I spent this past week in bed recovering from root canal from hell (just so you know, gritting your teeth is VERY bad for you). Blog post to follow at some point, using said root canal as metaphor. In the meantime, a blog rewind — one of my favorites. Here’s to your good dental health and a relaxed lower jaw!
Shooting My Way Out of My Comfort Zone
The last time I shot a gun was more than 40 years ago during riflery courses at Camp Merrie-Woode for girls. Suffice it to say, I’m more of an artist than a gun person. But this past weekend I shot a .22 and a Glock. Frankly, I enjoyed the experience; shooting a gun pushed me way out of my comfort zone, which is a good place to be.
The Chinese artist Cai Guo-Qiang, who creates magical gunpowder drawings, feels the same way about the importance of going beyond his comfort zone. Here’s what he said in a recent Wall Street Journal interview:
The primary reason I use gunpowder is that I’m very rhetorical, very logical and very cautious and sometimes very timid. As a person, it’s probably fine for me to be that way. As an artist, I need to liberate myself and self-destruct this personality.
Chicks with Guns
I shot the .22 and the Glock with seven of my closest college friends, all of us members of the same sorority. Now, you may think sororities are silly, irrelevant, or elitist organizations. When some of my artists friends discovered I was in a sorority, they were shocked and announced, only half kidding, that they had to rethink our friendship. Say what you will — all I know is, we graduated 30 years ago and we are still the closest of friends.
As luck would have it, the stars and schedules aligned, and we found ourselves happily together on a Texas ranch. Entertainment included an afternoon on a firing range, under the very watchful and experienced eye of the local sheriff and his son.
I began with the .22 and was a disaster from the start. I kept trying to line the target up with the gun sight, using my dominant right eye, but continually overshot not only the silhouette but also the gigantic plywood board it was mounted on. This was an impressive feat, but not in a good way.
I moved onto the Glock. Again, trying to line the target up with the gun sight, I missed my silhouette altogether, and even worse, hit the neighboring one. In the meantime, one friend looked like a modern day Angie Dickinson; another quickly earned the name Dead Eye (a native Texan now living in California, her training returned in a flash). The sheriff suggested I try to line the gun sight up with my left eye. Still no luck. An expert marksman and gifted teacher, he persevered and said, “Point the gun to the ground. Focus your eyes on the target. Lift the gun. Don’t look through the sights. Just focus on the target and shoot.”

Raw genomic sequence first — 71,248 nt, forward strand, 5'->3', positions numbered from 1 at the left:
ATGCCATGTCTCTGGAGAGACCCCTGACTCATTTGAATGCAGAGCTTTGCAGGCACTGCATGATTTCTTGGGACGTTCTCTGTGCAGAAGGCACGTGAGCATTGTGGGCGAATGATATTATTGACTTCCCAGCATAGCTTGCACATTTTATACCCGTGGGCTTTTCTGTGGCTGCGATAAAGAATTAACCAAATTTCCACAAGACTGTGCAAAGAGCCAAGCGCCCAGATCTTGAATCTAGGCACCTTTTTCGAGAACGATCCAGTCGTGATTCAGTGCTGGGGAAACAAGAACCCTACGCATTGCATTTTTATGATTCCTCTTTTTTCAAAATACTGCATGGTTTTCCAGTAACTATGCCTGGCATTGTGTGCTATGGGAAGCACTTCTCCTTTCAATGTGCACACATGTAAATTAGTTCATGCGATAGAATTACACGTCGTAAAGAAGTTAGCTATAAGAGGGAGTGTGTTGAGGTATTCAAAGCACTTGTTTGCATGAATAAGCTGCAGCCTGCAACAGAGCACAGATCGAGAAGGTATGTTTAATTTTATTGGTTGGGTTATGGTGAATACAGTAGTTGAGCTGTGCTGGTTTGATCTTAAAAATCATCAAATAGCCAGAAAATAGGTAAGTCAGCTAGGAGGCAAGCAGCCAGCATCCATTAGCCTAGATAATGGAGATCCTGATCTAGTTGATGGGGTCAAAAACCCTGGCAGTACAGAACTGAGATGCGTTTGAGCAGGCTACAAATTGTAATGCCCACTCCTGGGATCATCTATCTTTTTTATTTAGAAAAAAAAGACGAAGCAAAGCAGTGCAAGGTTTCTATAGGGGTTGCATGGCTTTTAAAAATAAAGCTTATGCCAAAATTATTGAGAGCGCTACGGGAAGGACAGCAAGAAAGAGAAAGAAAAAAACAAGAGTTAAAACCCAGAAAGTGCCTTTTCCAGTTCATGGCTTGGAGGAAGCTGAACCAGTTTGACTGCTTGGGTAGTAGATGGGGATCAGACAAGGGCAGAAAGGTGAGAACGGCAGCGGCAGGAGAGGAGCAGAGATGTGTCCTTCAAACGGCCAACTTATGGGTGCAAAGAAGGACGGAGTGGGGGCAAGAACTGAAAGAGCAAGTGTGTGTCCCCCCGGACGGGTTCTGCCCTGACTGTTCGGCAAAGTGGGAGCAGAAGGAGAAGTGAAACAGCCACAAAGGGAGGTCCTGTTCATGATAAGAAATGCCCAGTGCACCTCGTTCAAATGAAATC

Well, it wasn’t actually a bull’s eye but it was a heck of a lot closer than before. The sheriff called me an instinct shooter — a person who fires their gun by relying on the innate quality of hand-eye coordination. Basically, you point your weapon at the target just like you’d point your finger. As the sheriff said, “Those sights were just getting in your way.”
Talk about metaphors. Gun sights are supposed to help shooters aim accurately. The guides were working for most everybody else but not for me. The more I tried to conform to that method of shooting, the more I missed my target. The moment I did what was right for me — followed my instincts — I found my aim.
The Ties that Bind
Like my fellow artist Cai Guo-Qiang, I need to spend time out of my comfort zone — for instance, shooting a Glock on a firing range — and be careful of guides that are meant to be helpful but actually limit my efforts. This can be pretty scary, but as long as I follow my instincts and focus on my target, I can’t miss.
Plus, I’m definitely not alone out here. I’ve got my sisters with me. When my show I Will Be Good (now named How to Draw a Nekkid Man) opened at FringeNYC last year, two of them were in the audience with their college-aged children in tow. Three of them hosted a performance in their homes while the show was in development. Many of them donated to the production efforts or sent friends to see the show. All of them cheered me on.
It’s what we do. When one of us achieves, the celebration begins. When one of us is in trouble, the wagons circle. We’ve got each others backs. And be careful. Now we know how to shoot guns.
If you have a minute, please help me build my online audience!
- Please share this blog with your friends — just use the icons below!
- Leave a comment. Feedback is great.
- Want to receive these blogs in your email inbox? Please register at the top right of this page. While you’re there, you can like my artist’s Facebook page and follow me on Twitter!
- Thanks for your support!